As they say, it is great to learn something new every day. Lonnie’s classes really seem to hit that mark with amazing quality end products. Great work to you Lyn.

-- AC2013, Pepperell, MA USA, http://performancepowertoolsreviews.com

View stevo_wis's profile

stevo_wis

64 posts in 1623 days


#5 posted 328 days ago

My experience was not good at Lonnie Bird’s. He had some good things to offer, but they were negated by not so gracious comments about other woodworkers in his class. He also had sort of a weird manner in that if he didnt like the questions, he simply ignored them. I clearly dont have all the skill he had, but I am not dumb and resented the way he did that. I talked with him after the class and also phoned him later and let him know his performance was a B grade at best. His response was that well a B isnt so bad. Well, it was for me and my advice would be to go somewhere else.

-- Stevo

View stevo_wis's profile

stevo_wis

64 posts in 1623 days


#6 posted 328 days ago

My experience was not good at Lonnie Bird’s. He had some good things to offer, but they were negated by not so gracious comments about other woodworkers in his class. He also had sort of a weird manner in that if he didnt like the questions, he simply ignored them. I clearly dont have all the skill he had, but I am not dumb and resented the way he did that. I talked with him after the class and also phoned him later and let him know his performance was a B grade at best. His response was that well a B isnt so bad. Well, it was for me and my advice would be to go somewhere else.

-- Stevo

View stevo_wis's profile

stevo_wis

64 posts in 1623 days


#7 posted 328 days ago

sorry, didnt mean to post twice.

-- Stevo

View Dexter1's profile

Dexter1

12 posts in 180 days


#8 posted 180 days ago

I have been interested and involved in woodworking for 35 years. The first 20 years was what I would call trial and error woodworking. I’d find plans in magazines and books and follow the printed directions with mixed results. Most of my projects were done using machines only, as per the instructions. Hand work was limited to assembly and finishing. Hand planing, hand cut dovetails, carving and the like were way beyond me knowledge. About 15 years ago, I decided to get serious and quit allowing so much of my work to end up in the wood stove because of errors. I started taking wood working classes from several instructors in the eastern U.S. All were excellent craftsmen but their teaching methods varied. I noticed that most would never be critical of students work or technique, even in a constructive way. That’s what I preferred. I wanted someone to push me to strive for the best of my abilities and not make me feel satisfied with something that could have been done better. With woodworking, each step of the process determines the quality of the next step. If your drawer opening isn’t square, a squarely made drawer won’t fit. After 12 years of continuous classes at Lonnie Bird’s school, I can say that his instruction is tops. At times I have been satisfied with a single task completed on a project. He wasn’t and asked me to do it over. Regretfully, many times this has happened because of my lack of personal expectations. But after DOING IT RIGHT I was happy I was pushed to improve the quality and improve my skill level. I’m paying to learn and not just get by. As my son who is a professional pilot says, “Fairly close on take offs and landings isn’t survivable. Only repeated “right on the mark” take offs and landings are. I know my hobby isn’t as critical as passengers in a multi million dollar aircraft, but learning to push my expectations in woodworking has carried over to other aspects of my life. I left the “Bell Curve” grading system in high school. In woodworking, I want my personal grade to be earned as a result of my newly learned skills. Lonnie Bird has help me do that.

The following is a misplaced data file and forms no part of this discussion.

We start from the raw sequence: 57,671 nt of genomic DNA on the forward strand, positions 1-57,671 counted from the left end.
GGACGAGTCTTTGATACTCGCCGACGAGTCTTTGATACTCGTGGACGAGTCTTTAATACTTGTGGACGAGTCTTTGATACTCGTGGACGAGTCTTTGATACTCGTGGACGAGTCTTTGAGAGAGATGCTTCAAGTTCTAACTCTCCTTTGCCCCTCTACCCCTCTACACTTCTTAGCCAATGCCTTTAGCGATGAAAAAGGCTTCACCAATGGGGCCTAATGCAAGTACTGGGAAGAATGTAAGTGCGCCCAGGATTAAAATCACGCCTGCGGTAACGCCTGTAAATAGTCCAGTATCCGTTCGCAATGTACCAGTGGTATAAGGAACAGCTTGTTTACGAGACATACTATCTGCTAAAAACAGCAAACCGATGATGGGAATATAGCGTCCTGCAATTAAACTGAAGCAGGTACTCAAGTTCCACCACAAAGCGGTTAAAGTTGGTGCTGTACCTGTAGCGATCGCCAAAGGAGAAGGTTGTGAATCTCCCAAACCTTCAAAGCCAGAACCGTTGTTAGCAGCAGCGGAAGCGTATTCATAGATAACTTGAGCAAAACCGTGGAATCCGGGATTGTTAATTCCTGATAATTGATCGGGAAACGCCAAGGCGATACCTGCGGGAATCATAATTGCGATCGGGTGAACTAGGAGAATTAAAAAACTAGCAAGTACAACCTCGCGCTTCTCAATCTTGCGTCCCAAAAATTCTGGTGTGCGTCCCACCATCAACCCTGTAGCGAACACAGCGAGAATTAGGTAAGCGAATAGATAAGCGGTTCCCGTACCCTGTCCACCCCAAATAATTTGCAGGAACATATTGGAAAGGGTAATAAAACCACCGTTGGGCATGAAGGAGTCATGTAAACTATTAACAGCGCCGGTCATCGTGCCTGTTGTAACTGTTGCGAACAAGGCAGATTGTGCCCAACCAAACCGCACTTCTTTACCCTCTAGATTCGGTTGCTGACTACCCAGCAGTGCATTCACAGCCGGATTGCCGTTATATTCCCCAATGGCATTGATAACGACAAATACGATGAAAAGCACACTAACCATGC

-- Rex, Bellefonte, PA